09:53 Kat: And then the last thing that we hear quite a bit because I typically work directly with people in human resources who are taking steps to change their performance culture and their performance review process, and one of the things I get from them also is, “We realized we needed to make a change because things are escalating too quickly for us. We in HR, the first thing we hear about there being any kind of issue from a performance perspective, is when the managers are coming to us and they’re saying, ‘You need to create a PIP, you need to create a performance improvement plan for this person. I’m at my wits’ end and I’m done.'” And HR is saying, “Whoa, whoa, whoa, let’s back things up a little bit. Have you talked with this person? Have you had conversations with them about this?” And they’re finding that it’s difficult for their managers to know how to slow down and have those conversations, so HR is kind of that nuclear button, so to speak, that the managers keep hitting. So these companies are coming to us with all of these different issues going on, and they’re saying, “We realized we needed to take some big steps to change what’s happening from the performance review side of things to get things to a healthier place.”

11:07 Skyler: Yeah, I’m sure a lot of us are nodding along at that last one. We’ve all seen it, maybe we’ve done it ourselves too. I love how you framed it as it being, it should be the nuclear option. “I’ve tried everything and it’s not working,” that’s when I should escalate this. But if you’re seeing that escalation is the first sign of anything instead of us just sort of shrugging it off or saying, “Well, that’s sort of part of how we deal with managers around here,” it was interesting to me talking to you leading up to this webinar that, yeah, that should be a clear sign that something more is going on under the surface where we’re not exhausting at least a few options before escalating, it’s just happening immediately. And you can just start to imagine playing that out, especially at a large organization, how much that’s tying up resources, damaging relationships between managers and direct reports, and damaging the relationships between HR and people and culture and managers. It might seem simple on the surface, but there’s a lot going on underneath there, and some of the stuff we’ll be talking about today seems to be related to that.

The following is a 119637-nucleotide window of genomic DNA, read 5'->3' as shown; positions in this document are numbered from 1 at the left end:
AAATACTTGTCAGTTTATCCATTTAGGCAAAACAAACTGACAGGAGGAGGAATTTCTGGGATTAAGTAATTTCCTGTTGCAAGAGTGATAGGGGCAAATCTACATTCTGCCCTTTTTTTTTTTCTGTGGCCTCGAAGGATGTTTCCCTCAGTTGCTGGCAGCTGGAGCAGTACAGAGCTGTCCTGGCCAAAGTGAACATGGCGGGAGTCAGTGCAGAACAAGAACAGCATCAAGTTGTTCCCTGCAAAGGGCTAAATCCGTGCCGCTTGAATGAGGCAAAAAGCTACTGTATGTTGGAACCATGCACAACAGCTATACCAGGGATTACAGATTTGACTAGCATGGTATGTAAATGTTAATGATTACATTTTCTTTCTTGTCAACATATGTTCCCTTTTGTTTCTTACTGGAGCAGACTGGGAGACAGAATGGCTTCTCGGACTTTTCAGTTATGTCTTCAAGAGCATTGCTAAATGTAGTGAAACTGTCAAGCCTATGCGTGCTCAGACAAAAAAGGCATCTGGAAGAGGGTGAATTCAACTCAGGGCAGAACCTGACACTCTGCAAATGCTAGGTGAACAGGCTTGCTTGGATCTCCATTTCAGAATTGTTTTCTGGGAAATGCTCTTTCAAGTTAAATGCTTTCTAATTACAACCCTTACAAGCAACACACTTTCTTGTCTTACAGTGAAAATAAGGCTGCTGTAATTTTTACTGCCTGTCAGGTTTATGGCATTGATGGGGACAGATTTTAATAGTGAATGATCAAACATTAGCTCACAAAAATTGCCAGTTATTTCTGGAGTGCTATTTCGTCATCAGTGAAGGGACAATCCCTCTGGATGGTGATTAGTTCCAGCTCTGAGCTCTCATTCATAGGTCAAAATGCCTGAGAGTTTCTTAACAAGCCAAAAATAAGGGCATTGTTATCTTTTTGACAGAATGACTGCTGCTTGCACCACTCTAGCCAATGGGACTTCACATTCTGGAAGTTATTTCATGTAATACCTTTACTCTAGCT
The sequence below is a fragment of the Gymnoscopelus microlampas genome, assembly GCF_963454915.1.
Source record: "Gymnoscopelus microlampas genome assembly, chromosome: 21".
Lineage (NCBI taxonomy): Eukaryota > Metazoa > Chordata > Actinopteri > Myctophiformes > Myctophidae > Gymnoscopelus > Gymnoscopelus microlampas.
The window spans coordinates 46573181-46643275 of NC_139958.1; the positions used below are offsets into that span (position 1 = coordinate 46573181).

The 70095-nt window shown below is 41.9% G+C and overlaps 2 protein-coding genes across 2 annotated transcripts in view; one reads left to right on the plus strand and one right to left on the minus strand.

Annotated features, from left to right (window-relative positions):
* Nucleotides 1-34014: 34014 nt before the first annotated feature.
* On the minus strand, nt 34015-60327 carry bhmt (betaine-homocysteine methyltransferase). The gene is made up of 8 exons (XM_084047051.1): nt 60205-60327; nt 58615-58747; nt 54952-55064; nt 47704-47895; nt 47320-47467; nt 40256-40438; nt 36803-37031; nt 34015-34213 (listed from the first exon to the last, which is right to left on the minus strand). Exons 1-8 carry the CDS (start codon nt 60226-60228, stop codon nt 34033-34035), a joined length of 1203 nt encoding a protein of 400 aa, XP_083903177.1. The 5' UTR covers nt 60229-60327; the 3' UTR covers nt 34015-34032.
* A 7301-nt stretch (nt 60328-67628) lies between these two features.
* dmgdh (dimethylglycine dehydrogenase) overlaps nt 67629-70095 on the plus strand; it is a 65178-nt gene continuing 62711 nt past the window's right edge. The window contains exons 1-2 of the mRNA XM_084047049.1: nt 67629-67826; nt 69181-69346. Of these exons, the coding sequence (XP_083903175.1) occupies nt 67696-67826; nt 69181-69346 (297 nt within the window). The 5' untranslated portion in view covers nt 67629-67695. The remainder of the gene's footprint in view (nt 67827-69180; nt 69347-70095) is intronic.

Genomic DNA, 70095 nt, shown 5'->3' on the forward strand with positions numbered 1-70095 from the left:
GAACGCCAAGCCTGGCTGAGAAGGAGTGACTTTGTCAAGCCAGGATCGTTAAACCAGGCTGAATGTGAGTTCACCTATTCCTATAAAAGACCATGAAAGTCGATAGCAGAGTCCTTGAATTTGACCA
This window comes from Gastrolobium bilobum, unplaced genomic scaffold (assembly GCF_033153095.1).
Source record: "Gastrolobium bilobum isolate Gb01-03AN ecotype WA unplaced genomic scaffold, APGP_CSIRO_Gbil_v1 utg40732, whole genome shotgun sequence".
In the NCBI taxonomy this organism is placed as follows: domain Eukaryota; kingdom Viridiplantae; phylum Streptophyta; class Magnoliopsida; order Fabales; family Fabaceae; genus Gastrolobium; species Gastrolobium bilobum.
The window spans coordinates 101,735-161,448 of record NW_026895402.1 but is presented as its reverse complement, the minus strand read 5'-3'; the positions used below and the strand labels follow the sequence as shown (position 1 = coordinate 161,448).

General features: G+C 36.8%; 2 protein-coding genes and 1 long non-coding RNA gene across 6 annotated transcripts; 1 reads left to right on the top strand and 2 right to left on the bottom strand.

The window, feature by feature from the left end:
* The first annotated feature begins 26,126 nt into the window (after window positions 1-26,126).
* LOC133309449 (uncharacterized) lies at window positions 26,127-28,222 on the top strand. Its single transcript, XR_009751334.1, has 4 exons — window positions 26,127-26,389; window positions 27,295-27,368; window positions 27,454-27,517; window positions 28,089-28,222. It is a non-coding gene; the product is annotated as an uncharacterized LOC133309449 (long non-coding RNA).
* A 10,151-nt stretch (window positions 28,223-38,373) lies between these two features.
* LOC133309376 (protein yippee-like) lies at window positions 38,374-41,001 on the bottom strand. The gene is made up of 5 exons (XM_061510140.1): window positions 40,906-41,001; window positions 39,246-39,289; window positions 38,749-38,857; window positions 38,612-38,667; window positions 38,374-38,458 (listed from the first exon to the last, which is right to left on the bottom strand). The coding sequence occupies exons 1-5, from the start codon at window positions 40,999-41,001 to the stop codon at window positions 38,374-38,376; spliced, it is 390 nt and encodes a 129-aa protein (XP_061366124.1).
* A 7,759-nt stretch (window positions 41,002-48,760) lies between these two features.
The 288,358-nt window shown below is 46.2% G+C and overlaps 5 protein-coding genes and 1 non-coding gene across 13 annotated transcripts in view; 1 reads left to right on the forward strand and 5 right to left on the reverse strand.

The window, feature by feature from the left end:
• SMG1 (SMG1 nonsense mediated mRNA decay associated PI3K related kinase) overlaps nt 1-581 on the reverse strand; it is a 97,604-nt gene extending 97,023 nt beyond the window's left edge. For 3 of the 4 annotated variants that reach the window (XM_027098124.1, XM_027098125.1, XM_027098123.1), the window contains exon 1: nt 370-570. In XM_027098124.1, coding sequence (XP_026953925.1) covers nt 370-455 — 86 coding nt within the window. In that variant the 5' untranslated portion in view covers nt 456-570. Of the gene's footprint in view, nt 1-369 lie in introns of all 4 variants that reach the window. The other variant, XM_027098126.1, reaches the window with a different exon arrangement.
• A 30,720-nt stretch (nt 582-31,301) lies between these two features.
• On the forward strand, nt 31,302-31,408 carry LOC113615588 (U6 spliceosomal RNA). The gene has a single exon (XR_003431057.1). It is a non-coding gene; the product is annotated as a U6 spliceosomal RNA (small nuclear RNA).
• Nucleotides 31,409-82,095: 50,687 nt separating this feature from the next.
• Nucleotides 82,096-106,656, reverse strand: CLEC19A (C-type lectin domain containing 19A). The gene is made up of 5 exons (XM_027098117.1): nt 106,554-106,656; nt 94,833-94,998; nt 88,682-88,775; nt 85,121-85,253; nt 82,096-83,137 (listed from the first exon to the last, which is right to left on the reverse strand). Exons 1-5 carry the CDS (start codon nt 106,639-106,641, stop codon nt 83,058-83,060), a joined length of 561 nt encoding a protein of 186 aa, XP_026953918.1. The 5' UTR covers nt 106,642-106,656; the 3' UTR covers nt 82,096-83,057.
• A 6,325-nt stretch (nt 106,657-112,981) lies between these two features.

Avoid bias-prone employee performance ratings

12:16 Skyler: I wanted to move on to another way that these are broken, while we stay on this topic. And kinda the elephant in the room when we talk about performance reviews is that ratings are still very much a part of the process, and some of those same articles that you’ve seen, “We need to be moving away from the annual performance review,” I’m sure you’ve seen some of the bashing on ratings as well. One of the themes that you’ll hear from Kat is that we don’t necessarily wanna paint ratings as the villain, but we do wanna create some awareness, and maybe some of you have already seen some of this in certain ways of the kinds of things that seem to be polluting ratings data.

12:57 Skyler: It’s not necessarily clean where HR gets it’s hands-on it, right? And there are a lot of different kinds of bias. There a lot of different things that can sort of sway ratings there, but we wanna focus on three real top of mind ones, right now. Some of them might be obvious. Some of them might be things you’re already thinking about. Some of them are a little more unconscious though. Kat, I’d love to hear what you have to say about both the first year recency and culture and gender bias.

13:26 Kat: Yes. So the reason I really wanted to talk a little bit about this is, you’re right, a lot of that, these biases can come out in a very ratings-driven performance review process. A lot of times we have companies come to us and they show us their existing performance review forms, and there’s a lot of rating. And there’s a lot of things tied up when you have a very ratings-driven review process. The first one is the recency bias, and this happens, particularly if you’re looking at an annual review process. What always happens with an annual review process, is you’re trying to get these managers to think about an entire year of performance. Now, pop quiz to everybody on the phone. Can you remember exactly everything you worked on back in January right now? [chuckle] So you ask a manager…

14:21 Skyler: I can’t remember Monday myself.

[laughter]